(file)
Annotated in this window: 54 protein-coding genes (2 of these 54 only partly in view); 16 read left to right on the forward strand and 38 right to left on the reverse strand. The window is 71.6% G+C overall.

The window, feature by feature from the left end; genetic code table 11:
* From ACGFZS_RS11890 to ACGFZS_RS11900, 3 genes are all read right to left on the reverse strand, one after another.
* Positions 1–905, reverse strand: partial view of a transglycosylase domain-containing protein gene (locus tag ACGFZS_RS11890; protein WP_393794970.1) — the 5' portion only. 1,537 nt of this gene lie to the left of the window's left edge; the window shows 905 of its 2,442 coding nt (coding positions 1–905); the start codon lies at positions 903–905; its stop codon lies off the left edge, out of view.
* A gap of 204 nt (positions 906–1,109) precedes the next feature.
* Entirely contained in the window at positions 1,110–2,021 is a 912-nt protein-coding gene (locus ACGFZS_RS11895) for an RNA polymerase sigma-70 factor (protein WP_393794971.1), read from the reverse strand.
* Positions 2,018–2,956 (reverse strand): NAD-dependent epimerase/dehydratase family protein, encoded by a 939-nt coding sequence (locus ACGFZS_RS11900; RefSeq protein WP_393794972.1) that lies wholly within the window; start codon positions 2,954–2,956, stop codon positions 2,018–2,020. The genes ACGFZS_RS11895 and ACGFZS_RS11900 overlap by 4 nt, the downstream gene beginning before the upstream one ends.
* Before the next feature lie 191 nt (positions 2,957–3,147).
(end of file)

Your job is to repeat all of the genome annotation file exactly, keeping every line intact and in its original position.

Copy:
Annotated in this window: 54 protein-coding genes (2 of these 54 only partly in view); 16 read left to right on the forward strand and 38 right to left on the reverse strand. The window is 71.6% G+C overall.

The window, feature by feature from the left end; genetic code table 11:
* From ACGFZS_RS11890 to ACGFZS_RS11900, 3 genes are all read right to left on the reverse strand, one after another.
* Positions 1–905, reverse strand: partial view of a transglycosylase domain-containing protein gene (locus tag ACGFZS_RS11890; protein WP_393794970.1) — the 5' portion only. 1,537 nt of this gene lie to the left of the window's left edge; the window shows 905 of its 2,442 coding nt (coding positions 1–905); the start codon lies at positions 903–905; its stop codon lies off the left edge, out of view.
* A gap of 204 nt (positions 906–1,109) precedes the next feature.
* Entirely contained in the window at positions 1,110–2,021 is a 912-nt protein-coding gene (locus ACGFZS_RS11895) for an RNA polymerase sigma-70 factor (protein WP_393794971.1), read from the reverse strand.
* Positions 2,018–2,956 (reverse strand): NAD-dependent epimerase/dehydratase family protein, encoded by a 939-nt coding sequence (locus ACGFZS_RS11900; RefSeq protein WP_393794972.1) that lies wholly within the window; start codon positions 2,954–2,956, stop codon positions 2,018–2,020. The genes ACGFZS_RS11895 and ACGFZS_RS11900 overlap by 4 nt, the downstream gene beginning before the upstream one ends.
* Before the next feature lie 191 nt (positions 2,957–3,147).